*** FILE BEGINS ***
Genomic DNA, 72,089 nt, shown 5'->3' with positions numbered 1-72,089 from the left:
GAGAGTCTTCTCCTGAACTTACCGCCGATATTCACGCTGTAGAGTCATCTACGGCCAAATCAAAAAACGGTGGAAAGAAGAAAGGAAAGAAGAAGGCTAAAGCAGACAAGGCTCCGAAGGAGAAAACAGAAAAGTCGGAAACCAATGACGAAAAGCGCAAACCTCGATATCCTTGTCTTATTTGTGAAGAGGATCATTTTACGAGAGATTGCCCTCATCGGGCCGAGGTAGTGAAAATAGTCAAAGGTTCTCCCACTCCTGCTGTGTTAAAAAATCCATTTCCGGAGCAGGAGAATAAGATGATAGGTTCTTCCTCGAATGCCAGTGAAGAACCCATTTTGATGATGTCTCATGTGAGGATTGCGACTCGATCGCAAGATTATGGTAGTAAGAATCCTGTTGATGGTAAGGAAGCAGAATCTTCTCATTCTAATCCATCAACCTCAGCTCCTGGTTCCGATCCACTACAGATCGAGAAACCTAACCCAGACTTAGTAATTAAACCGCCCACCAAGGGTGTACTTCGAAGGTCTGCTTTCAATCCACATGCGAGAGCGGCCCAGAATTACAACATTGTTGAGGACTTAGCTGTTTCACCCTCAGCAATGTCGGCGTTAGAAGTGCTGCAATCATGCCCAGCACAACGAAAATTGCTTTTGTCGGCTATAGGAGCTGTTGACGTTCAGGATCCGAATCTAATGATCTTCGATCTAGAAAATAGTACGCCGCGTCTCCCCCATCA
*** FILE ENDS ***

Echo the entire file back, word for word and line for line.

Genomic DNA, 72,089 nt, shown 5'->3' with positions numbered 1-72,089 from the left:
GAGAGTCTTCTCCTGAACTTACCGCCGATATTCACGCTGTAGAGTCATCTACGGCCAAATCAAAAAACGGTGGAAAGAAGAAAGGAAAGAAGAAGGCTAAAGCAGACAAGGCTCCGAAGGAGAAAACAGAAAAGTCGGAAACCAATGACGAAAAGCGCAAACCTCGATATCCTTGTCTTATTTGTGAAGAGGATCATTTTACGAGAGATTGCCCTCATCGGGCCGAGGTAGTGAAAATAGTCAAAGGTTCTCCCACTCCTGCTGTGTTAAAAAATCCATTTCCGGAGCAGGAGAATAAGATGATAGGTTCTTCCTCGAATGCCAGTGAAGAACCCATTTTGATGATGTCTCATGTGAGGATTGCGACTCGATCGCAAGATTATGGTAGTAAGAATCCTGTTGATGGTAAGGAAGCAGAATCTTCTCATTCTAATCCATCAACCTCAGCTCCTGGTTCCGATCCACTACAGATCGAGAAACCTAACCCAGACTTAGTAATTAAACCGCCCACCAAGGGTGTACTTCGAAGGTCTGCTTTCAATCCACATGCGAGAGCGGCCCAGAATTACAACATTGTTGAGGACTTAGCTGTTTCACCCTCAGCAATGTCGGCGTTAGAAGTGCTGCAATCATGCCCAGCACAACGAAAATTGCTTTTGTCGGCTATAGGAGCTGTTGACGTTCAGGATCCGAATCTAATGATCTTCGATCTAGAAAATAGTACGCCGCGTCTCCCCCATCA